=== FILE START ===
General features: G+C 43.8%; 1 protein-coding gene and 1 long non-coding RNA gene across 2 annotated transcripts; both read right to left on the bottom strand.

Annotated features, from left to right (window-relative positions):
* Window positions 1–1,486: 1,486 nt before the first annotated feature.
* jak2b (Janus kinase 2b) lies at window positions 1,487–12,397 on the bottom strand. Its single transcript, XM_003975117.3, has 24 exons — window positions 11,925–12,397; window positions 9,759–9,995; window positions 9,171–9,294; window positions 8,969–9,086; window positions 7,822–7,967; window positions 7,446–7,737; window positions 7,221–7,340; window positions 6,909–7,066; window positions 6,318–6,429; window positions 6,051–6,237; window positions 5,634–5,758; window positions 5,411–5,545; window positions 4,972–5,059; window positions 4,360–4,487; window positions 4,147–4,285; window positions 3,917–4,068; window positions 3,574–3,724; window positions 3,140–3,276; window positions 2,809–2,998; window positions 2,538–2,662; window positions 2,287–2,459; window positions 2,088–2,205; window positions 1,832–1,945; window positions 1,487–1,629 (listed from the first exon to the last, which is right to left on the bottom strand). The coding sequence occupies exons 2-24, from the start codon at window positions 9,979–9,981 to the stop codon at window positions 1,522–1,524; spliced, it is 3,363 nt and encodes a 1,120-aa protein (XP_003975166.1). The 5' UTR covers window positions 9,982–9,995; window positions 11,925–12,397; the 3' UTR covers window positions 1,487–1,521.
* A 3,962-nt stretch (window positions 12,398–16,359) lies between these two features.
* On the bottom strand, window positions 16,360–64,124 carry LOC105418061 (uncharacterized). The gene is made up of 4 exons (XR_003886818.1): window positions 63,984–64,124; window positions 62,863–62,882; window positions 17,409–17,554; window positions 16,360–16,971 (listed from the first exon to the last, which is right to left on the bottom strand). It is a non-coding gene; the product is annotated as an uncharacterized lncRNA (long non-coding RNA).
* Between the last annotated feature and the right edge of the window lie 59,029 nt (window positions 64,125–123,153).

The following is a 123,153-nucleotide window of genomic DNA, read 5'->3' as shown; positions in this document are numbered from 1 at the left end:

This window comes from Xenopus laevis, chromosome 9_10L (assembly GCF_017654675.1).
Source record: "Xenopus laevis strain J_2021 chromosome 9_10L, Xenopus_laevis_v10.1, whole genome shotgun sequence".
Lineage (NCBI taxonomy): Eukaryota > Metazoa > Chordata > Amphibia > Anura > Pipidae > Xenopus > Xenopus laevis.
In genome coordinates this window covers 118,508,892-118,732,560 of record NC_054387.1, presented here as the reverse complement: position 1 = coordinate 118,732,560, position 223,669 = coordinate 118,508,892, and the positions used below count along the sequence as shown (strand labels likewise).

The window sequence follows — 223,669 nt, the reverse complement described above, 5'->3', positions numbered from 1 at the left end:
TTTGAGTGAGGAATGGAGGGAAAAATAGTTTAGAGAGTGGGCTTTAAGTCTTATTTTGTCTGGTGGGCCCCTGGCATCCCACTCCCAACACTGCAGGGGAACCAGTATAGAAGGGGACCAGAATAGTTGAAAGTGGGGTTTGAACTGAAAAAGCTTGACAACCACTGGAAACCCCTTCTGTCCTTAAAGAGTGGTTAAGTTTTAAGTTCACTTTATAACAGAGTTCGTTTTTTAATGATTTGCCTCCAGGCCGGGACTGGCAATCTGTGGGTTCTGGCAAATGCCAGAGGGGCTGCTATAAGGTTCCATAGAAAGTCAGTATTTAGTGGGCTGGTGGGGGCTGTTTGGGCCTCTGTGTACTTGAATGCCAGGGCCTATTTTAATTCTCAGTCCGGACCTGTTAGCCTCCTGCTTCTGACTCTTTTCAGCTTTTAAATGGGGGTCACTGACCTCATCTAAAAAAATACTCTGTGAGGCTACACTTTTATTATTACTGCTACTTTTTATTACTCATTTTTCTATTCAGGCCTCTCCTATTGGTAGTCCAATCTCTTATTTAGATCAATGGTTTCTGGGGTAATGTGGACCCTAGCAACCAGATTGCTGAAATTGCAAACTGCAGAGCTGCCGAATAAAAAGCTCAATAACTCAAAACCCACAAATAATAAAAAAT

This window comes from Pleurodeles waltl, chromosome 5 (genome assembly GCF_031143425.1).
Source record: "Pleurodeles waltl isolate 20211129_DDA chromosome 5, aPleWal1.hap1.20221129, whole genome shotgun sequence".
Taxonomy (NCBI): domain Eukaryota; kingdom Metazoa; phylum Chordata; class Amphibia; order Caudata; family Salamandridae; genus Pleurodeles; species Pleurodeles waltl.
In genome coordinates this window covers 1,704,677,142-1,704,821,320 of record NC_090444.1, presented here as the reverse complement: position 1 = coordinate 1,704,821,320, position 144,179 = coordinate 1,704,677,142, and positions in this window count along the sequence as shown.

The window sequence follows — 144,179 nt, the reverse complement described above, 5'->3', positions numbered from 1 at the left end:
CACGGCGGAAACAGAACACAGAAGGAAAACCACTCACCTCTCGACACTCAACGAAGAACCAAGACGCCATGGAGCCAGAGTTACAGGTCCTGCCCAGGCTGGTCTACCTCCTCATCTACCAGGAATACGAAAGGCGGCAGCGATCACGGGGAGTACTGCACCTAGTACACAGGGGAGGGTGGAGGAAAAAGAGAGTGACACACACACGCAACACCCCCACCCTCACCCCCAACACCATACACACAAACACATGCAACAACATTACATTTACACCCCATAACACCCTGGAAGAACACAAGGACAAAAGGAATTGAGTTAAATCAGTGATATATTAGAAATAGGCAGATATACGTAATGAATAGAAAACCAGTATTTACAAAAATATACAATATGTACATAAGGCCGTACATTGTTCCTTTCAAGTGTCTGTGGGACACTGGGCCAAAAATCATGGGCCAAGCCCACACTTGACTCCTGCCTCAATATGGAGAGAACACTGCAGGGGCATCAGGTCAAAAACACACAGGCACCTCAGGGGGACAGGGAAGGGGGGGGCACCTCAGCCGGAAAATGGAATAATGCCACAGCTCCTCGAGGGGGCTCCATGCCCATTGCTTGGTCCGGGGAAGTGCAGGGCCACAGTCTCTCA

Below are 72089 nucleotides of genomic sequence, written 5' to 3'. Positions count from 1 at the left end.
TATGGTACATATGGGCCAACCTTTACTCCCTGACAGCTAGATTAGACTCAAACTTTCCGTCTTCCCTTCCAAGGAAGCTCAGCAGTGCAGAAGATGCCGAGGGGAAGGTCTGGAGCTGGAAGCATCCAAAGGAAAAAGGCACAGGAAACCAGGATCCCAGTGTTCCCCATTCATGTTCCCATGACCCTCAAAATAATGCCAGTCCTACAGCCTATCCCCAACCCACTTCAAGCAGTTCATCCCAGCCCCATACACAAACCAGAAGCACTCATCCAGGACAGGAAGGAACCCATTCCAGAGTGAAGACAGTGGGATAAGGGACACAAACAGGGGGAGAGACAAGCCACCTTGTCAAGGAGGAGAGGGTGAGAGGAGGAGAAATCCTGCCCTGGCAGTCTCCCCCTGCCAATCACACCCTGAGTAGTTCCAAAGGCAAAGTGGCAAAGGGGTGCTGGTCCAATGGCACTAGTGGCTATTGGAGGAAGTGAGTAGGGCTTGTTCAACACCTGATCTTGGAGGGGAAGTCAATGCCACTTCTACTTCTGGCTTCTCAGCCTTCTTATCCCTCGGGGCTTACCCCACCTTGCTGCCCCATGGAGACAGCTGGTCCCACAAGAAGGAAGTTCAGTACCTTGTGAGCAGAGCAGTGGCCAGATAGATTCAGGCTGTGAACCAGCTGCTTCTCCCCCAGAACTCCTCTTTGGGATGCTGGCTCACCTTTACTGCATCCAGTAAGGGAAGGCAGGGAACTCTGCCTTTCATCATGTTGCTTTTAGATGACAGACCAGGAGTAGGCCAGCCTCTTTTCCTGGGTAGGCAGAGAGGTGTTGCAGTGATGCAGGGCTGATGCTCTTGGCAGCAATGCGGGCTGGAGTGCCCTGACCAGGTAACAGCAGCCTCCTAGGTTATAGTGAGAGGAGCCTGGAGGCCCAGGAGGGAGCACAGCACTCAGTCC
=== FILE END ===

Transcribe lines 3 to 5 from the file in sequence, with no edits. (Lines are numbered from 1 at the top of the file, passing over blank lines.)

* Window positions 1–1,486: 1,486 nt before the first annotated feature.
* jak2b (Janus kinase 2b) lies at window positions 1,487–12,397 on the bottom strand. Its single transcript, XM_003975117.3, has 24 exons — window positions 11,925–12,397; window positions 9,759–9,995; window positions 9,171–9,294; window positions 8,969–9,086; window positions 7,822–7,967; window positions 7,446–7,737; window positions 7,221–7,340; window positions 6,909–7,066; window positions 6,318–6,429; window positions 6,051–6,237; window positions 5,634–5,758; window positions 5,411–5,545; window positions 4,972–5,059; window positions 4,360–4,487; window positions 4,147–4,285; window positions 3,917–4,068; window positions 3,574–3,724; window positions 3,140–3,276; window positions 2,809–2,998; window positions 2,538–2,662; window positions 2,287–2,459; window positions 2,088–2,205; window positions 1,832–1,945; window positions 1,487–1,629 (listed from the first exon to the last, which is right to left on the bottom strand). The coding sequence occupies exons 2-24, from the start codon at window positions 9,979–9,981 to the stop codon at window positions 1,522–1,524; spliced, it is 3,363 nt and encodes a 1,120-aa protein (XP_003975166.1). The 5' UTR covers window positions 9,982–9,995; window positions 11,925–12,397; the 3' UTR covers window positions 1,487–1,521.
* A 3,962-nt stretch (window positions 12,398–16,359) lies between these two features.